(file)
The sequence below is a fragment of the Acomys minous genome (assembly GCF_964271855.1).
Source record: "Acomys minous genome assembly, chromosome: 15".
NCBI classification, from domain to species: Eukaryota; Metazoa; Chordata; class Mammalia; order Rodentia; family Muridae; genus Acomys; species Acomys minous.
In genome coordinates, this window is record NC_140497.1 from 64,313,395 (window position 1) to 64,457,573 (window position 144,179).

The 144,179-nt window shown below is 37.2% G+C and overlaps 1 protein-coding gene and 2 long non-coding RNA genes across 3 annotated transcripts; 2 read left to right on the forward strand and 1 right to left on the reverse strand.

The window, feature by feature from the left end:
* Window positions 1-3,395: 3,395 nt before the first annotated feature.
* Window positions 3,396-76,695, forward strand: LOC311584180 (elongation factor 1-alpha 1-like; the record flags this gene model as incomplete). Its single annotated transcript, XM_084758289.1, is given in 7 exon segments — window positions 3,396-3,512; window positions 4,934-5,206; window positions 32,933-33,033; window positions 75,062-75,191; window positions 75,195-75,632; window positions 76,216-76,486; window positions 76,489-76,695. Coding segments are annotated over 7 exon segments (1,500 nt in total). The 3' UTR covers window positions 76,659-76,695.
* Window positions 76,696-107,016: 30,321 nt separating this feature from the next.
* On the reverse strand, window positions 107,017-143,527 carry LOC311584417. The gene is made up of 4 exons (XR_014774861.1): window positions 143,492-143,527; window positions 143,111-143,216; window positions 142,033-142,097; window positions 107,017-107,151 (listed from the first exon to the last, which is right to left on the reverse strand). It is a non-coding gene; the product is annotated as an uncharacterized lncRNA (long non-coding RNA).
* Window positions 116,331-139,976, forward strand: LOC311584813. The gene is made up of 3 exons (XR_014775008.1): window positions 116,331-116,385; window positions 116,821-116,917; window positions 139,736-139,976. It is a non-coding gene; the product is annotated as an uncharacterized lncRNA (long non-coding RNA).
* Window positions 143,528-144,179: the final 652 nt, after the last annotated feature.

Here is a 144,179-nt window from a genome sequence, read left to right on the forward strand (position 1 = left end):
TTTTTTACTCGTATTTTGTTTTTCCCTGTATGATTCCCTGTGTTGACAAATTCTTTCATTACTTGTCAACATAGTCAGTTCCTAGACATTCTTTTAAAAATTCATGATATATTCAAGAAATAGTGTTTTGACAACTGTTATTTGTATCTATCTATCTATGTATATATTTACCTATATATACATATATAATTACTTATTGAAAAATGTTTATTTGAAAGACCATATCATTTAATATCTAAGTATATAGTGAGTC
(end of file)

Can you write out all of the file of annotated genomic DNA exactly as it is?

The sequence below is a fragment of the Acomys minous genome (assembly GCF_964271855.1).
Source record: "Acomys minous genome assembly, chromosome: 15".
NCBI classification, from domain to species: Eukaryota; Metazoa; Chordata; class Mammalia; order Rodentia; family Muridae; genus Acomys; species Acomys minous.
In genome coordinates, this window is record NC_140497.1 from 64,313,395 (window position 1) to 64,457,573 (window position 144,179).

The 144,179-nt window shown below is 37.2% G+C and overlaps 1 protein-coding gene and 2 long non-coding RNA genes across 3 annotated transcripts; 2 read left to right on the forward strand and 1 right to left on the reverse strand.

The window, feature by feature from the left end:
* Window positions 1-3,395: 3,395 nt before the first annotated feature.
* Window positions 3,396-76,695, forward strand: LOC311584180 (elongation factor 1-alpha 1-like; the record flags this gene model as incomplete). Its single annotated transcript, XM_084758289.1, is given in 7 exon segments — window positions 3,396-3,512; window positions 4,934-5,206; window positions 32,933-33,033; window positions 75,062-75,191; window positions 75,195-75,632; window positions 76,216-76,486; window positions 76,489-76,695. Coding segments are annotated over 7 exon segments (1,500 nt in total). The 3' UTR covers window positions 76,659-76,695.
* Window positions 76,696-107,016: 30,321 nt separating this feature from the next.
* On the reverse strand, window positions 107,017-143,527 carry LOC311584417. The gene is made up of 4 exons (XR_014774861.1): window positions 143,492-143,527; window positions 143,111-143,216; window positions 142,033-142,097; window positions 107,017-107,151 (listed from the first exon to the last, which is right to left on the reverse strand). It is a non-coding gene; the product is annotated as an uncharacterized lncRNA (long non-coding RNA).
* Window positions 116,331-139,976, forward strand: LOC311584813. The gene is made up of 3 exons (XR_014775008.1): window positions 116,331-116,385; window positions 116,821-116,917; window positions 139,736-139,976. It is a non-coding gene; the product is annotated as an uncharacterized lncRNA (long non-coding RNA).
* Window positions 143,528-144,179: the final 652 nt, after the last annotated feature.

Here is a 144,179-nt window from a genome sequence, read left to right on the forward strand (position 1 = left end):
TTTTTTACTCGTATTTTGTTTTTCCCTGTATGATTCCCTGTGTTGACAAATTCTTTCATTACTTGTCAACATAGTCAGTTCCTAGACATTCTTTTAAAAATTCATGATATATTCAAGAAATAGTGTTTTGACAACTGTTATTTGTATCTATCTATCTATGTATATATTTACCTATATATACATATATAATTACTTATTGAAAAATGTTTATTTGAAAGACCATATCATTTAATATCTAAGTATATAGTGAGTC